The bottom of each story contains a link to the individual post on our site.

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Labor Relations Insight by Phil Wilson One Year After the Ambush Rule: Why Unions Should Be Worried

The ambush election rule turned one on April 15. We now can look at the true impact of the rule unions wanted so badly to “level the playing field” in union elections. I’ve looked at the numbers and compared this last year to prior years. The bottom line: the rule’s impact has had no impact on what matters most to unions, total petitions and election victories.

When the rule first went into effect the number of union elections spiked nearly 15% over the

Continue reading Labor Relations INK, April 2016

Union Bailout Update

Activity around the recently imposed Persuader Rule is picking up. The House Education and Workforce Committee lambasted the rule and scheduled hearings, while several groups filed suit. Other Republican lawmakers signed a letter asking the House Appropriations Committee to take action against both the DOL and the NLRB.

It appears the chasm through which the “protected concerted activity” can be run through is widening by the day. A foul-mouthed rant against a client between employees in the restroom now qualifies. In another case, badmouthing the company and one of its owners over the company’s two-way radio system is also safe ground for disgruntled workers. In the effort to create the broadest possible interpretation of protected concerted activity, the NLRB continues to defy the courts, especially around class and collective action waivers.

In the independent contractor vs. employee tug-of-war, it seems the courts will

Continue reading Union Bailout Update

Labor Relations INK March 2016

In this issue:

Union Pension Woes Continue Only The Names Have Changed… Fighting Back Labor Around the World Insight, SEIU Watch, Labor Around the World, and more…

The bottom of each story contains a link to the individual post on our site.

Labor Relations Insight

by Phil Wilson

Persuader: The Good, The Bad, and the Ugly

goodbadugly2The persuader rule went final today. I’ve read the rule. All 446 pages (I don’t have a life so you can have one). Okay, I may have skimmed a few pages. Here is what you need to know about the new rule.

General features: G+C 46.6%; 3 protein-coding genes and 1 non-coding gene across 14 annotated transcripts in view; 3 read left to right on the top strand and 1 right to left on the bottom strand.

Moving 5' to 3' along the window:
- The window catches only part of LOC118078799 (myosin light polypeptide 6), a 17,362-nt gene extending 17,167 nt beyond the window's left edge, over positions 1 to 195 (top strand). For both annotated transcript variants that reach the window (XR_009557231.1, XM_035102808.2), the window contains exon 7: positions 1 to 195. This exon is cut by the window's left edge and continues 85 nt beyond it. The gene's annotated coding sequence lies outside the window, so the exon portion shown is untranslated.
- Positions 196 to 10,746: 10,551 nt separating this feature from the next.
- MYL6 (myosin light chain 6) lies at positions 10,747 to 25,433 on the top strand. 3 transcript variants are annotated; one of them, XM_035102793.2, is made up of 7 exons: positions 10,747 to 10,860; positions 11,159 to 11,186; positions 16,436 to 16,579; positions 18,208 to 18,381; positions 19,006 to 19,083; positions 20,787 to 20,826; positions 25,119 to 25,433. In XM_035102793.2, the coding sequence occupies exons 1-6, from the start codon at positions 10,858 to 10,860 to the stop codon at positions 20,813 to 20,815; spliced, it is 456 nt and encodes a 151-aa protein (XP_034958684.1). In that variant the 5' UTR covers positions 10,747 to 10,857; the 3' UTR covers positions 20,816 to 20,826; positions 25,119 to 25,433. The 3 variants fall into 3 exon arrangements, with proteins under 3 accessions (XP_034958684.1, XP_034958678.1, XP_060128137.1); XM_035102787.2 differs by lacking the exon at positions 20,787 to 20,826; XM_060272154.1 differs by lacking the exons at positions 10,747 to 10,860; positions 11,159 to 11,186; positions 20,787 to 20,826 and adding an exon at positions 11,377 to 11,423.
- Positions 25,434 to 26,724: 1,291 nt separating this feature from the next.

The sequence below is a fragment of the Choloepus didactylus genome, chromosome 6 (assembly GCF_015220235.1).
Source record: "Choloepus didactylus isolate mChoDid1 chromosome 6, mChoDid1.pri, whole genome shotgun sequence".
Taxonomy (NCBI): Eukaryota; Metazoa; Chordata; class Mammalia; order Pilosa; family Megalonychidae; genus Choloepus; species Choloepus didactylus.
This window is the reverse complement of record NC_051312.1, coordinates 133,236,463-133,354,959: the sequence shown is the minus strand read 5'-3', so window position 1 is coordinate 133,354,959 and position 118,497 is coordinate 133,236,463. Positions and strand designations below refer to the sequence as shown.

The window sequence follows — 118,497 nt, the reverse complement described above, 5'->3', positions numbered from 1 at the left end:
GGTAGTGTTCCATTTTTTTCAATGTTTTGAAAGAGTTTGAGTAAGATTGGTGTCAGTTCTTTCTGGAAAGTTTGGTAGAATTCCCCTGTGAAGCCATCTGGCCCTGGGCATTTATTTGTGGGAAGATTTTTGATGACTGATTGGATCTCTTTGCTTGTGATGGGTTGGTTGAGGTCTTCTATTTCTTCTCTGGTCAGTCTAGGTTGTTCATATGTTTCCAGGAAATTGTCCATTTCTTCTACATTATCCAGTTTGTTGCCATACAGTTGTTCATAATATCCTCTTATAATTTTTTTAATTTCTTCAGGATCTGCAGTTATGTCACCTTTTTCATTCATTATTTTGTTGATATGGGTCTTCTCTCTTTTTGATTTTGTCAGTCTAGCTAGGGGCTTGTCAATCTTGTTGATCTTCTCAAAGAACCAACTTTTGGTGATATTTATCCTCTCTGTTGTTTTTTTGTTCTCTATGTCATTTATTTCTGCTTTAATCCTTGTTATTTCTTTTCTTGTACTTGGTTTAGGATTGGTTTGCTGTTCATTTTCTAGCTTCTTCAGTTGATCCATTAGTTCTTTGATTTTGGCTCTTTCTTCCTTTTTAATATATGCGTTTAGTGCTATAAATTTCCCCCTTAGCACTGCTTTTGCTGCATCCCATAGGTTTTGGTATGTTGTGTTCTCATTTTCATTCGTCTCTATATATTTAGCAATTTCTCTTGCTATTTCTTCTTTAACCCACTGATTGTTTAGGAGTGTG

The Good

Here’s the good news: This rule is much improved over the proposed rule from 2011.

The Department of Labor deserves some credit for listening to its regulated community. They rolled back a number of

Continue reading Labor Relations INK March 2016

Labor Relations INK February 2016

In this issue:

Propping Up A Dinosaur When In Trouble, Ask For A Raise! Union Pension Shipwreck West Virginia to Join Ranks of Right To Work States Teamster Beat, Sticky Fingers, Scoreboard, Insight and more…

The bottom of each story contains a link to the individual post on our site.

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Labor Relations Insight by Phil Wilson 5 Steps to Prepare for the Persuader Rule

If you believe the rumors out of Washington (I do), the so-called persuader rule is on track to go from “proposed” to “final” by the end of next month. It could slip into April but at this point it looks like it is going to happen. After more than 5 years the rule will no longer be a hypothetical. Are you ready?

Most companies I talk to (not to mention most consultants and law firms) still treat this rule as a potential threat, versus a

Continue reading Labor Relations INK February 2016

West Virginia To Join Ranks Of Right-To-Work States

WV-flagIt appears West Virginia will become the 26th state to pass Right-to-Work legislation. Although expecting a veto from Governor Tomblin, a simple majority is all that is needed to override, and the bill passed by a vote of 54-46.

In the run up to the vote, the AFL-CIO attempted to make the tired argument that union workplaces are safer. Unfortunately, the statistics are against Big Labor on this point, and indicate that in states where Right-to-Work laws have been recently passed, nonfatal occupational injury rates have declined. Not only that, but in many cases right-to-work states are statistically safer than forced unionization states.

In Alabama – already a right-to-work state – legislators are working to add an amendment to the state’s constitution that would declare the state as a right-to-work state. Unions

Continue reading West Virginia To Join Ranks Of Right-To-Work States